Ray Lewis stands in a dimly lit tunnel, bobbing his head. He is silent, he is mostly still, he is preparing for war. This is more than just something to amp up the fans, or pump his teammates up — it’s a ritual he’s been engaged in for the last 10 years of his life. The smoke billows, the announcers shouts his name, the crowd erupts and Ray Lewis –the warrior Ravens fans have seen grow up before their very eyes– emerges from the tunnel with war paint smeared on his face and he begins his tribal dance.
This has been the life of Ray Lewis for the better part of the last 15 years. His pre-game dance has become more than just something iconic for Ravens fans to imitate and cling to, it’s become a sign of Ray Lewis exorcising his demons before our very eyes.
13 years ago, in a bar around Atlanta, Lewis’ life nearly ended because two others did. The murder case Lewis was involved in during the first half of 2000 looked as though it was going to define his career. He had been an NFL linebacker five seasons at that point and already people could tell there was something different about this kid.
But the murder case put a fear in people, that while Lewis looked different, he might just be the same as all the other misguided souls of the game.
The murder and the ensuing case still has fans polarized to this day. Some fans still cheer only for the man inside the helmet, and not the human being who takes it off. Other have seen Lewis mature in the decade since the murders, and champion him as the quintessential redemption case — and they have a point.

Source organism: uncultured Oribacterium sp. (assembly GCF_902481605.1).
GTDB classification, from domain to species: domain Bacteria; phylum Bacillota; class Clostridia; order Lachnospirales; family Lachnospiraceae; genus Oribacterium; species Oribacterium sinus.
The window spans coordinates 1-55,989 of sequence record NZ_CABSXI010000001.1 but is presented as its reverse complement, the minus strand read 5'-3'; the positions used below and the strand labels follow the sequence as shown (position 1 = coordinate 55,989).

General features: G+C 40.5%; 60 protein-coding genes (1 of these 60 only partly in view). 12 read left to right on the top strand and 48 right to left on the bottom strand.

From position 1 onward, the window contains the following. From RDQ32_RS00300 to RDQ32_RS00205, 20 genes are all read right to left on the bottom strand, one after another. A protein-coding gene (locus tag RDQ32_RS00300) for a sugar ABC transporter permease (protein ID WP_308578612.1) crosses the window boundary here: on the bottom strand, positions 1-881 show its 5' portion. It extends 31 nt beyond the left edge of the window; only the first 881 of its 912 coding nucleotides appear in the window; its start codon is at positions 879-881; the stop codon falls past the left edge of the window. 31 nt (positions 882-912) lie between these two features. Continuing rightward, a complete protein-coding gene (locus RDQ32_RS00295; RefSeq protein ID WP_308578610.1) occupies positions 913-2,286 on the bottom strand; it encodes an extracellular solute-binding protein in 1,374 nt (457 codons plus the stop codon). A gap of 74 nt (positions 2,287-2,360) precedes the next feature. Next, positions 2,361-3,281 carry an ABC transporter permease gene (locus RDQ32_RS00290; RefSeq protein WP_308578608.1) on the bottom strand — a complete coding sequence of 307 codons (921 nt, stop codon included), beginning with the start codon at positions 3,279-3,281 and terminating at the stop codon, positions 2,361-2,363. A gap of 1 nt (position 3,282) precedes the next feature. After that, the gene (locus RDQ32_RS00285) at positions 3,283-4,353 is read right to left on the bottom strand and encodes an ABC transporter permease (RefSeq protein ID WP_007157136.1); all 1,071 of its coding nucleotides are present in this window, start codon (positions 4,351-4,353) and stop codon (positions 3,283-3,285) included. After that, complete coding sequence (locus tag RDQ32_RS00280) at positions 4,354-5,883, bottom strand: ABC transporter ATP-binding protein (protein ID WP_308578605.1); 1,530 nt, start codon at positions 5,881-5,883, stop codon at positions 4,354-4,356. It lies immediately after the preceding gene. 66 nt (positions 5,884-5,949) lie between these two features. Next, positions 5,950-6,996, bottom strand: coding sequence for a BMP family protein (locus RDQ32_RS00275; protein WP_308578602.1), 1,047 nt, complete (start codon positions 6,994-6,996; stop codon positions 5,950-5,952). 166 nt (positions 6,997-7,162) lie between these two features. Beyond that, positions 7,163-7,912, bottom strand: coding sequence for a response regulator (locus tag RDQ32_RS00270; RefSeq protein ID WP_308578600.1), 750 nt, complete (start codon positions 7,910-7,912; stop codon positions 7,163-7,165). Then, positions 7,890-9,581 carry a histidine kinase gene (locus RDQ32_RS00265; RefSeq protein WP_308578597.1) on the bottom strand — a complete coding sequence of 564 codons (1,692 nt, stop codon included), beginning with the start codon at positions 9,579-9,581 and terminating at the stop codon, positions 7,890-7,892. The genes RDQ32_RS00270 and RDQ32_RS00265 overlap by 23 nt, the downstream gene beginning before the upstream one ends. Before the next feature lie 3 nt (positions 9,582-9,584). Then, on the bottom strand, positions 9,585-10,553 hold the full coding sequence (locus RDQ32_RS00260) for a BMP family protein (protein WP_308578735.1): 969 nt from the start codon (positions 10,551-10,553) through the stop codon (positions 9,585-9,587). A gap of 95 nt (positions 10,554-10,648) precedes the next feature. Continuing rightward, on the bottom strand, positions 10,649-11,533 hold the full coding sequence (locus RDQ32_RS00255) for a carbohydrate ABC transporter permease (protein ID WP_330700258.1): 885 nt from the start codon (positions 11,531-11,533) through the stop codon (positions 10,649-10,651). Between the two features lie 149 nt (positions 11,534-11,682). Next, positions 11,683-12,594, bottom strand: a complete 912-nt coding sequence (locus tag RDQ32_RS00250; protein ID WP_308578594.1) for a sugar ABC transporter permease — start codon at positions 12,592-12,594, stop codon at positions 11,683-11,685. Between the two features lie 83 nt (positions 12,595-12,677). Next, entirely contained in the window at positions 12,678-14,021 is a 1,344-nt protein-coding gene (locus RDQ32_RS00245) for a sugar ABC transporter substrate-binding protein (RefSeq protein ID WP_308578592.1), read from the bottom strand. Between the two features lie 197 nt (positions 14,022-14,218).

Lewis was a court ruling away from having his life seriously altered — altered only more seriously by death. But while he still has critics who claim Lewis is a two-faced man who got away with murder, his public image has gone through an unheard of amount of rehabilitation and a man once standing trial for murder, is now doing Visa and video game commercials with children and comedians.
But what’s lost in this, is Lewis’ 2001 Super Bowl served as a stepping stone for him. That Super Bowl win over the Giants helped set Lewis straight, and showed him what hard work can really do not only for your career but for your life. I can’t speak as to what Lewis does every night before he goes to bed, knowing he was closely involved with the deaths of two young men in Atlanta, but I can speak to what I’ve seen him become since then.
So the question becomes, if that 2001 Super Bowl was so crucial to re-forming Lewis’ character, what would a Super Bowl to cap off his career mean?
There would be people rooting against it, and it wouldn’t be a made-for-TV moment, but seeing Ray Lewis win another Super Bowl wouldn’t be for him, it would be for us. Lewis is really the first legend of his generation, coming into the league before Peyton Manning and Tom Brady and all the other still in the game today.
Lewis is to this generation, what baseball players like Mickey Mantle, Harmon Killebrew, Stan Musial and Hank Aaron were to our fathers and grandfathers. One day, when our lives are all said and done and our children have grown to have their own children, we’ll sit with them around the television and tell them how we all saw Ray Lewis play his entire legendary career.
So not only is this sort of momentous for Lewis, but for fans who grew up with him. The cliché is to, at points in your life, remarks that your childhood just died when a show is cancelled or George Lucas releases three new Star Wars films. But for kids who watched Lewis, our childhood isn’t quite over yet and just like we’ve all grown up since 1996, so has Ray Lewis.
Really, in the end, it’s not how much the Super Bowl means to Lewis’ legacy — he’s had that sealed up for a while now. Rather, this Super Bowl would be a shout out to all the people who watched him play, a sort of hat tip to all the people –both good and bad– that have affected his life.
This is the final scene of the Ray Lewis movie we’ve al been watching for the last 15 years, and the climax is looking to without a doubt be emotional.